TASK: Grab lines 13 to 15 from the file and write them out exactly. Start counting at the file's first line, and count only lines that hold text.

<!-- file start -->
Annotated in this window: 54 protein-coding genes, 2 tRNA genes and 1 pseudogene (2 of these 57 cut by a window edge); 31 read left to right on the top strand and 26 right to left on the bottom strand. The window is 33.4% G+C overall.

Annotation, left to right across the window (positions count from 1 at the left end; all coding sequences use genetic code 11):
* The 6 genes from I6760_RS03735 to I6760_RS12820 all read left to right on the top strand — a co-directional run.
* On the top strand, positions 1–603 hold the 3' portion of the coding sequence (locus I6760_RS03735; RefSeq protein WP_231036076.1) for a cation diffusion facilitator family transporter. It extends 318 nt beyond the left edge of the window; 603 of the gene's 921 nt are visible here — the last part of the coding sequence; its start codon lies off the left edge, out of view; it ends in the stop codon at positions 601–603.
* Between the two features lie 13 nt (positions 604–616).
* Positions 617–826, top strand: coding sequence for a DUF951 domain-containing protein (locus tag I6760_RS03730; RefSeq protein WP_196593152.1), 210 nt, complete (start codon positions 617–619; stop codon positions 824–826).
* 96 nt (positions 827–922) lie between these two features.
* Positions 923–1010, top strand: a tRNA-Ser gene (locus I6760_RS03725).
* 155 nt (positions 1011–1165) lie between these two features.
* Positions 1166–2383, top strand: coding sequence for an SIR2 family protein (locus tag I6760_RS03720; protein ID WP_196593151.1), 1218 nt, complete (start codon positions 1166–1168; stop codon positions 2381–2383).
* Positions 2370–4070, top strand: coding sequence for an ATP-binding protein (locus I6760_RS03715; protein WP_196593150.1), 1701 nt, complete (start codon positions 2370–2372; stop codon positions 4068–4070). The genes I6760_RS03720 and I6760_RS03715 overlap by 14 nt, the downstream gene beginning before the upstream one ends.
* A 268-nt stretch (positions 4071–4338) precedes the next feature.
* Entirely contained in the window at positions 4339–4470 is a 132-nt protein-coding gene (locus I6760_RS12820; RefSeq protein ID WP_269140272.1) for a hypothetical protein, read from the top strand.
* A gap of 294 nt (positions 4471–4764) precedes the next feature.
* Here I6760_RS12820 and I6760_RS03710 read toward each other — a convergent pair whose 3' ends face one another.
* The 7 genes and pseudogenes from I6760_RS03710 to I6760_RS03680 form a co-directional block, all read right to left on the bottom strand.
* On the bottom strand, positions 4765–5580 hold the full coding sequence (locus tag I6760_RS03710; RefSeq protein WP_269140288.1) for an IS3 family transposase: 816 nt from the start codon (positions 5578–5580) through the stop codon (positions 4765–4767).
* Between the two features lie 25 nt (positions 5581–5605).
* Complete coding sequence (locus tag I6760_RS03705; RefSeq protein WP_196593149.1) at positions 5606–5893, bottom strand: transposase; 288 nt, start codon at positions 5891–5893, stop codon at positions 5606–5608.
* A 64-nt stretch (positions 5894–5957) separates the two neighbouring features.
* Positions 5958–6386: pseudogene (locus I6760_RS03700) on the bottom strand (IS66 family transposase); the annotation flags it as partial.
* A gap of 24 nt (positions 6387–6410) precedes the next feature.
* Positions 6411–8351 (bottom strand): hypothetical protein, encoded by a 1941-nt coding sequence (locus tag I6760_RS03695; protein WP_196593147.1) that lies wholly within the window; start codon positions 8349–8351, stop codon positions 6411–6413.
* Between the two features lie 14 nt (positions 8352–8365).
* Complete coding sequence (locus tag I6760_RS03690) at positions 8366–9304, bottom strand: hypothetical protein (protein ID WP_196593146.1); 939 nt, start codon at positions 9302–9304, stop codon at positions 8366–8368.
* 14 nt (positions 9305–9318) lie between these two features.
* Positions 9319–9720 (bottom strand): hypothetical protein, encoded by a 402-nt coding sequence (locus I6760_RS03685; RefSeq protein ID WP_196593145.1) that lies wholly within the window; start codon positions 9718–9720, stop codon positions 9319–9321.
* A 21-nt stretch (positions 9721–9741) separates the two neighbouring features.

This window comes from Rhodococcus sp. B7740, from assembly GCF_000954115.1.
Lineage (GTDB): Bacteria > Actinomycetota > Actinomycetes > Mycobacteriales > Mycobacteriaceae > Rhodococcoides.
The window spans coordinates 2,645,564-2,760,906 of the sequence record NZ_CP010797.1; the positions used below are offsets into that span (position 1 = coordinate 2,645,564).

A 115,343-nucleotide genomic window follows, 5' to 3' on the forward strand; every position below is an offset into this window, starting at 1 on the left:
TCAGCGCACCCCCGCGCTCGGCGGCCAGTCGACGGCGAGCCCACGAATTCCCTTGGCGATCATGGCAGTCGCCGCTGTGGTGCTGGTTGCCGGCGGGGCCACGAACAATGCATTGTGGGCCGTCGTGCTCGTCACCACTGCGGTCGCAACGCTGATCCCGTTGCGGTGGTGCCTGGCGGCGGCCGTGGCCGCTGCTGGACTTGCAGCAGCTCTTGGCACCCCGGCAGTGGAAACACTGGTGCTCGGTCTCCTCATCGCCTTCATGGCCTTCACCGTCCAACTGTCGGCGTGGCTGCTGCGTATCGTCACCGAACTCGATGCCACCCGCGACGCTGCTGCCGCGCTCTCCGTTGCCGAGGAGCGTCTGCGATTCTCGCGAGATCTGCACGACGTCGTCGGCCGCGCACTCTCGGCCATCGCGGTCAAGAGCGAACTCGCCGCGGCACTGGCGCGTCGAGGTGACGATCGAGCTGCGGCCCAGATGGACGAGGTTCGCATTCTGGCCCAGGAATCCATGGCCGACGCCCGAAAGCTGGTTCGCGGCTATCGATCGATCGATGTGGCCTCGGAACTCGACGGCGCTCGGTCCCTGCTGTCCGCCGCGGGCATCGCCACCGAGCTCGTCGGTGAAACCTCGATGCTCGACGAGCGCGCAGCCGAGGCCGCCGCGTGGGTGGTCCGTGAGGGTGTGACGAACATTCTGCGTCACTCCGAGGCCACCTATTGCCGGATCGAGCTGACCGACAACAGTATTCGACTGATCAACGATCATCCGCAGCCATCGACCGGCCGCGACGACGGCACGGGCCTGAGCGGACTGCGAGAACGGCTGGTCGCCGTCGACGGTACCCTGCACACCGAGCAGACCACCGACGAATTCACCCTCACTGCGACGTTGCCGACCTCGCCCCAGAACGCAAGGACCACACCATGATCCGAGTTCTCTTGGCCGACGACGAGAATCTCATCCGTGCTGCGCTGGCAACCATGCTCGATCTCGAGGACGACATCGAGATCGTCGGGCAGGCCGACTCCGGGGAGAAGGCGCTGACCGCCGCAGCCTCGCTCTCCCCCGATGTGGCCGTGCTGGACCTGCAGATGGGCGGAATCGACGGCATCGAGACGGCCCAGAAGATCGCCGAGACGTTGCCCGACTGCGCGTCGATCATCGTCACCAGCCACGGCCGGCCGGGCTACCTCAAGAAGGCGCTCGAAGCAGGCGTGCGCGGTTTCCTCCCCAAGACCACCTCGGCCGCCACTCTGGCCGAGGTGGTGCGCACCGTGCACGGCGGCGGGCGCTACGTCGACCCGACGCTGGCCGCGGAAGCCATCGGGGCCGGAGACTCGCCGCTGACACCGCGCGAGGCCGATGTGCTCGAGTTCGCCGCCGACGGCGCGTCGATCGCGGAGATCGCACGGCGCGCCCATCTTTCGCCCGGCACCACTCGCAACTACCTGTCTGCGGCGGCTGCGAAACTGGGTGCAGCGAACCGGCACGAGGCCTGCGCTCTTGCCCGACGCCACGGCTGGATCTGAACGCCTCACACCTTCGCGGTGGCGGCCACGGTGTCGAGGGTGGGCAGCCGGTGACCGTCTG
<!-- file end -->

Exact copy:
* Entirely contained in the window at positions 4339–4470 is a 132-nt protein-coding gene (locus I6760_RS12820; RefSeq protein ID WP_269140272.1) for a hypothetical protein, read from the top strand.
* A gap of 294 nt (positions 4471–4764) precedes the next feature.
* Here I6760_RS12820 and I6760_RS03710 read toward each other — a convergent pair whose 3' ends face one another.